Finance Work Fruit pickers guaranteed minimum wage

Fruit pickers guaranteed minimum wage

minimum wage actu
Unions will push for a sharp rise in wages for low paid workers in the current round of pay talks. Photo: AAP
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Fruit pickers will be guaranteed a minimum wage, with the Fair Work Commission finding the industry’s piecework arrangements not fit for purpose.

The Australian Workers’ Union labelled the decision to set a minimum hourly casual pay of $25.41 a victory for underpaid and exploited workers.

The Fair Work Commission rejected industry arguments, including from the National Farmers’ Federation, that paying workers based on the amount of fruit picked or vegetables harvested incentivised productivity.

“The existing pieceworker provisions in the Horticulture Award are not fit for purpose; they do not provide a fair and relevant minimum safety net as required,” the commission said in its decision.

It amended the award to set a minimum floor for piecework pay arrangements and require employers to keep records of pickers’ hours to ensure monitoring and enforcement.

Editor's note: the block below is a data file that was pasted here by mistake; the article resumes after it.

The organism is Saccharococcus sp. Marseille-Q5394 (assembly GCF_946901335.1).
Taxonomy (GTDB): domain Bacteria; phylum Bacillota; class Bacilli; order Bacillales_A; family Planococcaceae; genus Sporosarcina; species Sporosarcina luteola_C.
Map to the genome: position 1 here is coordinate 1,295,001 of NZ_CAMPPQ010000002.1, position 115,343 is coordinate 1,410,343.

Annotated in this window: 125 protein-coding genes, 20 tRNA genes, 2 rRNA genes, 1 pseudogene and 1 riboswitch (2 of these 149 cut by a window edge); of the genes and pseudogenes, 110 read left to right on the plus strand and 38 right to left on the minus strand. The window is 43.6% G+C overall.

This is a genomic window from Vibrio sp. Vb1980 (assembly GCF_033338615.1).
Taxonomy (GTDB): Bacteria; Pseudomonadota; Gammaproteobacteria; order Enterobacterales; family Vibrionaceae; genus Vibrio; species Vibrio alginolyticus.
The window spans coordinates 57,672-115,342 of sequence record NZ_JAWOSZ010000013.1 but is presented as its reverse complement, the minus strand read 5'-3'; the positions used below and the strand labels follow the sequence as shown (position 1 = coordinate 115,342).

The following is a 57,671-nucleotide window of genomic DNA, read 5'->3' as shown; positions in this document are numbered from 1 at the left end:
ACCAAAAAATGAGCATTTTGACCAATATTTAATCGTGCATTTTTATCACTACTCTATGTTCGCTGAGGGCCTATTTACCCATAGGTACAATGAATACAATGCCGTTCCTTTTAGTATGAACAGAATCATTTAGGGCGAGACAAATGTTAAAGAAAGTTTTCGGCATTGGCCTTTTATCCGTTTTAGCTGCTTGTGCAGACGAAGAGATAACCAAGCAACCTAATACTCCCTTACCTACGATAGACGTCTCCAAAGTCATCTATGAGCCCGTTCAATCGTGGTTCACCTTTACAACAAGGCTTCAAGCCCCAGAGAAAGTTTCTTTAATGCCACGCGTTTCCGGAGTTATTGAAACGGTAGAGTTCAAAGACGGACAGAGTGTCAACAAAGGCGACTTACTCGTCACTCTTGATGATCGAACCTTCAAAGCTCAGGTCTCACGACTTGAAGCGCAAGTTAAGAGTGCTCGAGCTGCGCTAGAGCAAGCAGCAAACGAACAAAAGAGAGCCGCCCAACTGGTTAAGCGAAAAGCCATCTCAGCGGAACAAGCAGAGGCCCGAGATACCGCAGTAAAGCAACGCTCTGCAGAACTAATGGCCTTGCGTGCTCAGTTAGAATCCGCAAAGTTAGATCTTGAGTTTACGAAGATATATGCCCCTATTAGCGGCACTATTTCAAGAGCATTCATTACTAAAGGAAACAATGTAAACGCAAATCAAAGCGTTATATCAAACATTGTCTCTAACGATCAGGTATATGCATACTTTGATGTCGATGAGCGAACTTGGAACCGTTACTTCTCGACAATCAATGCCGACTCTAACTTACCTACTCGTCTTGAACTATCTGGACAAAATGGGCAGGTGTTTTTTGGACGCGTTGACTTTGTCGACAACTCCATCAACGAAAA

The commission found widespread non-compliance with the award and a majority temporary migrant workforce vulnerable to exploitation.

It said piecework rates were usually presented on a “take it or leave it” basis rather than being the product of genuine negotiation with the worker.

There was often no written pay agreement.

Acknowledging some pieceworkers earned more than the average “target rate”, the FWC said the overall situation was one of significant underpayment compared with the minimum award rate.

The AWU labelled the industrial decision one of the most significant in modern times.

“Fruit pickers in Australia have been routinely and systemically exploited and underpaid,” national secretary Daniel Walton said.

“Too many farmers have been able to manipulate the piece rate system to establish pay and conditions far beneath Australian standards.”

Labor spokesman Tony Burke said some fruit pickers had earned as little as $3 an hour.

“This exploitation should now become a thing of the past,” he said.